Do Utahans Really Need Meaningless Tax Relief?

Instead, let’s invest this $79 million in the needs of our community.

(Rick Egan | The Salt Lake Tribune) Camp Last Hope, was built on abandoned railroad tracks, under the highway for shelter from rain and snow. Tuesday January 5, 2021.

Utah has too much money. Wait what?

Senate Bill 59, a bill sponsored by Sen. Evan Vickers, originally proposed to cut Utah’s income tax rate from 4.95% to 4.9% for corporations and individuals, a decision that would reduce state revenue by $79 million a year. The bill was amended by Senator Dan McCay to further reduce the rate to 4.85% before it was passed by the Senate.

The bill has a lot of support, but is it in the best interest of our community?

Speak Utah Constitutionincome tax revenue can be used for three things: public and higher education, children and people with disabilities.

The original plan would have put $25 back in the pocket of someone with a taxable income of $50,000. I can’t take my family to Chick-fil-A for $25. Yet this kind of money can bring lasting change to a situation that has plagued the Wasatch Front for decades and recently reached what many call a state of emergency: homeless encampments.

The state is committed to ending homelessness. However, urban homeless camping is at its highest along the Wasatch Front, especially in downtown Salt Lake City. The system refers to these people as the “homeless homeless population,” a term that whitewashes their plight. I prefer to use real words: they are homeless in intolerable and inhumane conditions.

Some have meager belongings, some have a tarp or a tent, some have a car or a motorhome. All live in unsanitary, unhealthy, dangerous and emotionally traumatic conditions. Most have disabilities and all are in a constant state of crisis which can cause and exacerbate disabilities like anxiety, depression, PTSD, diabetes, heart disease, lung disease.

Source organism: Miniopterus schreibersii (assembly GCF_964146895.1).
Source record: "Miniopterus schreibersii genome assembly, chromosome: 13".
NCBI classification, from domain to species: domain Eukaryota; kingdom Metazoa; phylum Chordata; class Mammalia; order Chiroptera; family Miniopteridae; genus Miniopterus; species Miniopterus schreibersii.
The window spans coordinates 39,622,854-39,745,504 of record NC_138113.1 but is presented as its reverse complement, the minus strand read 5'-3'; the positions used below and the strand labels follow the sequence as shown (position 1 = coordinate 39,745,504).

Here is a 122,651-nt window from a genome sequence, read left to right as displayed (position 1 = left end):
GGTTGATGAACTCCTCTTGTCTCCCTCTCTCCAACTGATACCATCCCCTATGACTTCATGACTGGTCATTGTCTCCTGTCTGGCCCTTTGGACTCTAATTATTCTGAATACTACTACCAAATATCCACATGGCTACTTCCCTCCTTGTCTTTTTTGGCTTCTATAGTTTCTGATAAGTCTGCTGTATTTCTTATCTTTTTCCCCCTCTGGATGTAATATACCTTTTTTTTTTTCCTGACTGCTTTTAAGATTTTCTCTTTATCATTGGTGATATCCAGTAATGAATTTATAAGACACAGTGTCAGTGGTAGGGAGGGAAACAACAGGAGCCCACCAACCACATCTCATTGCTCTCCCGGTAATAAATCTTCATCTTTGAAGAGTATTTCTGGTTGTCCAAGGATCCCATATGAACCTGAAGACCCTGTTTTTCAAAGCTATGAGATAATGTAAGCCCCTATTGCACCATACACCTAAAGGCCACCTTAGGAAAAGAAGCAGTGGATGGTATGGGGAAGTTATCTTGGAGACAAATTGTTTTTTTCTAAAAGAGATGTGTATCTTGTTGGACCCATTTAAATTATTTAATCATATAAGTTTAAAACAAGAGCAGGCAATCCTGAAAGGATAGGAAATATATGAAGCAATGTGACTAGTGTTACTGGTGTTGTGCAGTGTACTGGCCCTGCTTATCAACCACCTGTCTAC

Whatever the reason people sleep (mental illness, personal choice, full shelters, no-go shelters, to name a few), they pose a danger to themselves (such as dying from cold) and a host of problems for our community. Telling them to get up by their bootstraps doesn’t work; the same goes for cleaning their sites and moving them.

Tiny homes are all the rage, and Salt Lake City and the state are lending themselves to a 37-acre project on municipal land that will provide a permanent housing solution for 430 people in a few years. We’re talking about building more shelters.

However, we urgently need a solution to the crisis to get people off the streets today. A campground is a compassionate, viable, cost-effective, and relatively easy-to-implement solution. It allows people to retain some independence and will significantly improve the town center for residents and visitors alike. (I personally don’t care how prison-like the “sanctioned campground” sounds. To me, it’s just camping with extra supervision and supports).

For well under $79 million, we could find land (perhaps city-owned land), bring together community members who are already working on camping solutions, and quickly install cost-effective infrastructure like restrooms and portable showers, durable tents and Quonset huts for shelter, offices and catering. Under a two-year plan, permanent infrastructure, such as RV hookups, solar panels, a full kitchen, and permanent toilets, showers, and offices can be installed. Approximately $15 million per year will fund ongoing operating costs and high-quality case management services to move people to more stable housing.

I know, it’s easy to imagine the worst and a lot of people will say, “Not in my backyard. But we have to do something. Architects can design the campground to look good on the outside and inside, feel uncrowded, and keep campers, staff, and the surrounding community safe. We can implement best practices from similar programs across the country.

Will it be a perfect solution? Of course not, there is no perfect solution. But it will be infinitely better than the very visible and disturbing status quo. In fact, our program could become a model for other communities.

Other needs go unmet, from education to air pollution.

Would you rather get a few bucks back or see Utah invest in a lasting solution to our homeless camping problem? Add to the conversation. Better yet, write a respectful email to your senator and state representative (find them at, and do good.

Kim Correa, Murray, is an advocate for homeless and community services.

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